Stockton was formerly a chapelry, in the parish of Norton, from which it was separated by an act of parliament obtained in 1713. The living is a vicarage not in charge; net income, £400; patron, the Bishop; impropriator, R. W. Myddleton, Esq. The ancient chapel, supposed to have been erected about the year 1237, was taken down, and the present church was completed in 1712, at an expense of about £1600: it is a neat and commodious edifice of brick, with a tower 80 feet high; in the vestry-room is a small library, chiefly of theological works. The church, dedicated to the Holy Trinity, to which a district containing a population of 4000 persons has been assigned, occupies a site given by Bishop Van Mildert. It is a handsome structure in the decorated English style, with an octagonal tower surmounted by a graceful spire, and contains 1200 sittings, of which 400 are free, in consideration of a grant of £600 from the Incorporated Society. The living is a perpetual curacy; net income, £300; patron, the Bishop. There are places of worship for Particular Baptists, the Society of Friends, Independents, Primitive Methodists, Unitarians, Wesleyans, and Roman Catholics. The Roman Catholic chapel, on the road to Norton, is after a design by Welby Pugin.

A charity school was founded by subscription, in 1721, since which period it has been endowed with various bequests and donations, including £1100 by George Brown in 1811, £950 by George Sutton in 1815, £700 by the Bishop of Durham in 1824, £200 by John Swainson, and £100 each by the trustees of Lord Crewe's Charity and Nicholas Swainson, altogether producing an annual income of £250. The present building was erected in 1819, and the school is now conducted on the national system. A school of industry for girls, instituted in 1803, is supported partly by endowment. Stockton, in conjunction with Norton, is entitled to a scholarship at Brasenose College, Oxford, with an endowment of £8 per annum, founded by Dr. Claymond, formerly vicar of Norton. Some almshouses, originally erected about the year 1682, were rebuilt in 1816, from a gift of £3000 by George Brown, Esq.; they contain a committee-room and dispensary, and thirty-six apartments. Elizabeth Bunting, in 1765, bequeathed the sum of £300 for the benefit of poor persons, which was invested in the purchase of £378. 13. three per cent, consols. The union comprises 42 parishes or places, of which 30 are in the county of Durham, and 12 in the N. riding of York; and contains altogether a population of 33,743. Stockton is the birthplace of Joseph Ritson, author of Ancient Songs and Metrical Romances; of Brass Crosby, mayor of London during the commotions occasioned by Wilkes; and of Joseph Reed, a dramatic poet.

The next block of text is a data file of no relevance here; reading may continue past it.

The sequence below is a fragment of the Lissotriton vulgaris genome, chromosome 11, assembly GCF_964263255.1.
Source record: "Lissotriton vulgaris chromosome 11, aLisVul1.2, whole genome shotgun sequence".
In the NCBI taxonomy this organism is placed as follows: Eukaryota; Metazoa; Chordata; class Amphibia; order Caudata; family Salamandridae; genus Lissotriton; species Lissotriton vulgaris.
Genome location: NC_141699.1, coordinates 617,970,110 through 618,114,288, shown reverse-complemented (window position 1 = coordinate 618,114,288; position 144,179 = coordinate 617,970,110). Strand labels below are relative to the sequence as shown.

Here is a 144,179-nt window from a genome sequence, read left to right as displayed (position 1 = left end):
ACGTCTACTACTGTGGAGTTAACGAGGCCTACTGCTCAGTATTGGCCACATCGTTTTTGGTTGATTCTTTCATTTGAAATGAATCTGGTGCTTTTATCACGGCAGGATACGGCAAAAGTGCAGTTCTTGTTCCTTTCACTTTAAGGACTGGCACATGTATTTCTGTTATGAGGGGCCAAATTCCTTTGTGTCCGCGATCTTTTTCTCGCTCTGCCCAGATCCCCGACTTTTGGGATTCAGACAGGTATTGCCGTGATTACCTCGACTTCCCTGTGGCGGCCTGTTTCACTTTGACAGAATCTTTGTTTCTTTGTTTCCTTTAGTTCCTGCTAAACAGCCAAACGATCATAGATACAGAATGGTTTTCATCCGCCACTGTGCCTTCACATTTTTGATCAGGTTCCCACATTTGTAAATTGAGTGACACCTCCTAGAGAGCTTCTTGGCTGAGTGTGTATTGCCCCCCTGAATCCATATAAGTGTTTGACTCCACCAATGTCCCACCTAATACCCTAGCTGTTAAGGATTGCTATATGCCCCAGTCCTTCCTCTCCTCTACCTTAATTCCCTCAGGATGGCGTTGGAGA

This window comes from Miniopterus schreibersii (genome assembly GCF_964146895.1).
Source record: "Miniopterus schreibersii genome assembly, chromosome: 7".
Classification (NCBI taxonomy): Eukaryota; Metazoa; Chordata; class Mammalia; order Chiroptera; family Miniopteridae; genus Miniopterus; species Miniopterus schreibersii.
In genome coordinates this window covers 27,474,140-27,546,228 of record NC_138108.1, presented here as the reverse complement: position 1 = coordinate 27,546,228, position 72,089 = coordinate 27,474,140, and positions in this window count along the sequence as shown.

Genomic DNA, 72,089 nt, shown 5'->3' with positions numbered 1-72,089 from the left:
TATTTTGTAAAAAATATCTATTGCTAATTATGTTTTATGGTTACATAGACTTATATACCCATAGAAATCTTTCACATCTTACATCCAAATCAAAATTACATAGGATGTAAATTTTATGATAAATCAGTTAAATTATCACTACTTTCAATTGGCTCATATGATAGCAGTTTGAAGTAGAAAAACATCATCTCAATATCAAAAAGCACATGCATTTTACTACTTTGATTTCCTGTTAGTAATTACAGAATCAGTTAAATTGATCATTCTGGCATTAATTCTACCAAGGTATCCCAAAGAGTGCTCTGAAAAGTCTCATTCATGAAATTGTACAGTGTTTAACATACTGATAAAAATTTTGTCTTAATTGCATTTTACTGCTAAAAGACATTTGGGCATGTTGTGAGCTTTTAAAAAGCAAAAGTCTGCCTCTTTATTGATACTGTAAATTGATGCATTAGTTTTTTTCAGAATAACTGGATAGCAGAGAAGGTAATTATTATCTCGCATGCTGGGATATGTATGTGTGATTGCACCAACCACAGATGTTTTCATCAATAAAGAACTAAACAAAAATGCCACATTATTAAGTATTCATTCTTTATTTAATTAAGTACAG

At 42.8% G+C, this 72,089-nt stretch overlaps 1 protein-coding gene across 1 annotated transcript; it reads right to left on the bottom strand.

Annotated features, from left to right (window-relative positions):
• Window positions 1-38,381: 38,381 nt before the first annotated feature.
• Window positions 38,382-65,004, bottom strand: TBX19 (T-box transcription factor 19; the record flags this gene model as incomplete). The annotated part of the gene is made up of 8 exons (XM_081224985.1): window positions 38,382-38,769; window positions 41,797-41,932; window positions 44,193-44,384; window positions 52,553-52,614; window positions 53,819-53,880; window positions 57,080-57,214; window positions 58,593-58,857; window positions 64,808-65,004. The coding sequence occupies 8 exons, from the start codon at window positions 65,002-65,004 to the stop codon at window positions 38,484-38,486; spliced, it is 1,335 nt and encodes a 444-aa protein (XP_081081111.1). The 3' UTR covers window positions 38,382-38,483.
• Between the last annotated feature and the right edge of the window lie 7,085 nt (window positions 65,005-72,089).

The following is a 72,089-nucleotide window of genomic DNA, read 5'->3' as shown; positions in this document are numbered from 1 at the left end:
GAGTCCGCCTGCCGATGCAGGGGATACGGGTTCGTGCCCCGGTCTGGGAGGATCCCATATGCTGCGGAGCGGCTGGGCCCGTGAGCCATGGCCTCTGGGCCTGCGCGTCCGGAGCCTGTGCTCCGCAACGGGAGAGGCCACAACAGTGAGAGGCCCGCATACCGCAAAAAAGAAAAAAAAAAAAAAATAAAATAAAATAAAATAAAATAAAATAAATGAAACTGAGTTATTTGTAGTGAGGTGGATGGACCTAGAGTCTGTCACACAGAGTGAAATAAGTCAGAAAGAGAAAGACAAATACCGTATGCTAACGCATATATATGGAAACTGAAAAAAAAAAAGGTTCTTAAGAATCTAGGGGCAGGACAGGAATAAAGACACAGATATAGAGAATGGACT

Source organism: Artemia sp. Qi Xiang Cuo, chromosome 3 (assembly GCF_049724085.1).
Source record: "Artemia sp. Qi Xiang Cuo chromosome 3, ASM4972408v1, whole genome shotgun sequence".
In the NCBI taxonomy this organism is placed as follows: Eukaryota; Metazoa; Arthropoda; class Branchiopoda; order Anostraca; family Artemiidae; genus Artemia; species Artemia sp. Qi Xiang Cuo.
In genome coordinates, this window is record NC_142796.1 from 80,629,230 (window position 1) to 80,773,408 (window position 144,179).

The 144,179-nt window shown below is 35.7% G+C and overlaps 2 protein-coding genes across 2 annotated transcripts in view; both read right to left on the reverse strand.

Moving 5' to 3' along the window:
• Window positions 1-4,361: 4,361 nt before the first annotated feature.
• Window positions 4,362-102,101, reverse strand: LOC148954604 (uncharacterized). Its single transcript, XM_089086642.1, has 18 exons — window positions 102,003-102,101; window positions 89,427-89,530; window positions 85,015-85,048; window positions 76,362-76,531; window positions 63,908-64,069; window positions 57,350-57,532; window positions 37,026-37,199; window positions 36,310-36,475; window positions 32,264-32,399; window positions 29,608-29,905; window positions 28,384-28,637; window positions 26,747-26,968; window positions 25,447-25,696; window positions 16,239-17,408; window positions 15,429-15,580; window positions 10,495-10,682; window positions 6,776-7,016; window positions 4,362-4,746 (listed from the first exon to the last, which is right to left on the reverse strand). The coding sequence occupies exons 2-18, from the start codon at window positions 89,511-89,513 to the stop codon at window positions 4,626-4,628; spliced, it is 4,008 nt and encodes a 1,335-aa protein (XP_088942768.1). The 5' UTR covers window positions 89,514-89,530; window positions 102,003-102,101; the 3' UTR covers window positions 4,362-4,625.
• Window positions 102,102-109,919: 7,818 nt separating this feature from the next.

Extract from: A Topographical Dictionary of England comprising the several counties, cities, boroughs, corporate and market towns, parishes, and townships..... 7th Edition, by Samuel Lewis, London, 1848.

Stockton-on-Tees Hartburn
Hartburn
  Co-Curate Page
Hartburn
- Overview About Hartburn Map Street View Hartburn is a suburb of Stockton-on-Tees in Tees Valley, previously a separate village, before the growth of Stockton. Historically it was known as East ...

Comments

Add a comment or share a memory.

Login to add a comment. Sign-up if you don't already have an account.


ABOUT US

Co-Curate is a project which brings together online collections, museums, universities, schools and community groups to make and re-make stories and images from North East England and Cumbria. Co-Curate is a trans-disciplinary project that will open up 'official' museum and 'un-officia'l co-created community-based collections and archives through innovative collaborative approaches using social media and open archives/data.

LATEST SHARED RESOURCES